Converting the brain's support cells – glia – into functioning neurons using a gene therapy approach
These red-stained neurons, located in the brain of a stroke-injured mouse, started life as glial cells – the non-conductive cells of the brain that generally function to surround and support the neurons. A newly devised gene-therapy approach that drives glial expression of Neurod1 – a critical protein for specifying neuronal fate – was responsible for the cell type conversion and, importantly, has been shown to restore both cognitive and motor functions in stroke-injured animals. A stroke, which is defined as an interruption in the blood supply to a part of the brain caused by either a blockage (ischaemic stroke) or a bleed (haemorrhagic stroke), can lead to significant neuronal death in the affected area and with it permanent neurological disability. Thus, if this cell-conversion therapy can be developed for use in humans, it may one day provide a restoration of brain functions otherwise lost for good.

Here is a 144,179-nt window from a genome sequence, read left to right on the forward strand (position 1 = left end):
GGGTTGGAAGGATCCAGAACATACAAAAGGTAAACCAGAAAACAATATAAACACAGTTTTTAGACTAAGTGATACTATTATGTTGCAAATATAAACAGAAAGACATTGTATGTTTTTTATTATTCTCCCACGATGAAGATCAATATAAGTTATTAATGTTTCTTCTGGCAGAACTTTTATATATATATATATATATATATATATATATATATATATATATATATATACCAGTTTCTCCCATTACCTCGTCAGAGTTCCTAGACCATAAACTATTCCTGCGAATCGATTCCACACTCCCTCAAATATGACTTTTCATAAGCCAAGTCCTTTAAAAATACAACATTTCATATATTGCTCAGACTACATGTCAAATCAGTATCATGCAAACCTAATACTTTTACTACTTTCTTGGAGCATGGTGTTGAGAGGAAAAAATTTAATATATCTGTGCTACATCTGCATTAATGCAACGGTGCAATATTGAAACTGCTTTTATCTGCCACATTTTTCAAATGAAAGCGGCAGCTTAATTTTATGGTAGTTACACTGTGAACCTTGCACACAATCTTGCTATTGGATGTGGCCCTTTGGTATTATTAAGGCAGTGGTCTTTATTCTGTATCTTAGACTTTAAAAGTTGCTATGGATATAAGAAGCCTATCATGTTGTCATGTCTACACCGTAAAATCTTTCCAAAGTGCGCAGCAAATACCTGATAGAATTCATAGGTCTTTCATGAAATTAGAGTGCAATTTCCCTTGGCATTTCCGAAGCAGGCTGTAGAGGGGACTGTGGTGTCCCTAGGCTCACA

Written by Ruth Williams
BPoD stands for Biomedical Picture of the Day. Managed by the MRC London Institute of Medical Sciences the website aims to engage everyone, young and old, in the wonders of biomedicine. Images are kindly provided for inclusion on this website through the generosity of scientists across the globe.
BPoD is also available in Catalan at www.bpod.cat with translations by the University of Valencia.